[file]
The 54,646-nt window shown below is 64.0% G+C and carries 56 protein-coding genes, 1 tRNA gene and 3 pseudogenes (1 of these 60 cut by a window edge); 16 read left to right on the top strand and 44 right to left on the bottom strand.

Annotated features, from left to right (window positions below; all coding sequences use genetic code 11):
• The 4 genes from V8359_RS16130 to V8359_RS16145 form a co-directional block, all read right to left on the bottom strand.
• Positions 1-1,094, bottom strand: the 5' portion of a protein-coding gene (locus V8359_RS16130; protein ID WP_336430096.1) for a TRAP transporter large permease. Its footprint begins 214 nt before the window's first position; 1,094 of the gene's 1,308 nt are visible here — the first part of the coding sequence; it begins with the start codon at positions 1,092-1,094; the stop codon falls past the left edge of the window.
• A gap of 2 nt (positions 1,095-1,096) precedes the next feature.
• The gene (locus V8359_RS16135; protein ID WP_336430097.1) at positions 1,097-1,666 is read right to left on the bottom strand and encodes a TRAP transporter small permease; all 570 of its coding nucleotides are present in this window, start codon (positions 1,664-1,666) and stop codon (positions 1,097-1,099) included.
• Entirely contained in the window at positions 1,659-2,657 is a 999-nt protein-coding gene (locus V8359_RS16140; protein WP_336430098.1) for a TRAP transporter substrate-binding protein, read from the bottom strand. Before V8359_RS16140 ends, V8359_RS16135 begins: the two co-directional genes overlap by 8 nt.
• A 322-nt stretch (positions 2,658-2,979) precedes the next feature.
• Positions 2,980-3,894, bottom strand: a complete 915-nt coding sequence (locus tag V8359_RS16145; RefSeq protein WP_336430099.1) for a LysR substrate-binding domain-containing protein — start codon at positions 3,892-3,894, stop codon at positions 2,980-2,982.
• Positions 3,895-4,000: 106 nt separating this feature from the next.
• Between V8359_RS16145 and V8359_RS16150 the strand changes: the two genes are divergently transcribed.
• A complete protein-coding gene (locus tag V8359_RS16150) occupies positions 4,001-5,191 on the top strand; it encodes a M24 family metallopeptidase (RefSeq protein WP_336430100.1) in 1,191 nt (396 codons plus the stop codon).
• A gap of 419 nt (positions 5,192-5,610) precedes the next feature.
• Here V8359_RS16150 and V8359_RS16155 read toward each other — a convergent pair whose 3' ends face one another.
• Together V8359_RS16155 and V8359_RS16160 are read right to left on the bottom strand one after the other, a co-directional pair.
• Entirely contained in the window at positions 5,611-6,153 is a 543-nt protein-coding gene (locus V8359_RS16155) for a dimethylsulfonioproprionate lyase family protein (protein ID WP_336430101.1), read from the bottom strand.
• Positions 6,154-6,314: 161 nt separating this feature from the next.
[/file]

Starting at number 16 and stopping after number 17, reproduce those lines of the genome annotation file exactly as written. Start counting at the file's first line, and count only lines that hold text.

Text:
• Entirely contained in the window at positions 5,611-6,153 is a 543-nt protein-coding gene (locus V8359_RS16155) for a dimethylsulfonioproprionate lyase family protein (protein ID WP_336430101.1), read from the bottom strand.
• Positions 6,154-6,314: 161 nt separating this feature from the next.